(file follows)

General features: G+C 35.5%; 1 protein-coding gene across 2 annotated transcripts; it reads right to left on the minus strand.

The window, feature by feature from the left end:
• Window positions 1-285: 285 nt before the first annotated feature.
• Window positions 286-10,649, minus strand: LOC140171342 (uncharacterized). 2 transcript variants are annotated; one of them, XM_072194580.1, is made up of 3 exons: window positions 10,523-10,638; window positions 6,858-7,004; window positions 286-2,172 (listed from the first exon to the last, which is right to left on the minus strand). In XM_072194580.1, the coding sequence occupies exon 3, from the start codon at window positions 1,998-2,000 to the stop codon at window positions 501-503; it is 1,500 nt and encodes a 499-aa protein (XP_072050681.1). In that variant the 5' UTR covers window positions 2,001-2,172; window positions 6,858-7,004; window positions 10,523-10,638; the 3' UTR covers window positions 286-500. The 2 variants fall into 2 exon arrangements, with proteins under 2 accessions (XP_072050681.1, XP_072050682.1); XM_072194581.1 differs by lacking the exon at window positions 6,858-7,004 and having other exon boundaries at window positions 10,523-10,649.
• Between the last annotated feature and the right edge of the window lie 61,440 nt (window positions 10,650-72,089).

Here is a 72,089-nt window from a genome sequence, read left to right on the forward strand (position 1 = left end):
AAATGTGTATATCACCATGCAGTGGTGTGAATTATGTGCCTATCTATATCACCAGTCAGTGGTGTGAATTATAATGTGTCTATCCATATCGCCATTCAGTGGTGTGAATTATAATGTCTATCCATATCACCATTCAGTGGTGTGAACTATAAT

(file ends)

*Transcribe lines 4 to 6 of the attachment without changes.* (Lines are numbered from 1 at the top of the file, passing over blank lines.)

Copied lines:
• Window positions 286-10,649, minus strand: LOC140171342 (uncharacterized). 2 transcript variants are annotated; one of them, XM_072194580.1, is made up of 3 exons: window positions 10,523-10,638; window positions 6,858-7,004; window positions 286-2,172 (listed from the first exon to the last, which is right to left on the minus strand). In XM_072194580.1, the coding sequence occupies exon 3, from the start codon at window positions 1,998-2,000 to the stop codon at window positions 501-503; it is 1,500 nt and encodes a 499-aa protein (XP_072050681.1). In that variant the 5' UTR covers window positions 2,001-2,172; window positions 6,858-7,004; window positions 10,523-10,638; the 3' UTR covers window positions 286-500. The 2 variants fall into 2 exon arrangements, with proteins under 2 accessions (XP_072050681.1, XP_072050682.1); XM_072194581.1 differs by lacking the exon at window positions 6,858-7,004 and having other exon boundaries at window positions 10,523-10,649.
• Between the last annotated feature and the right edge of the window lie 61,440 nt (window positions 10,650-72,089).

Here is a 72,089-nt window from a genome sequence, read left to right on the forward strand (position 1 = left end):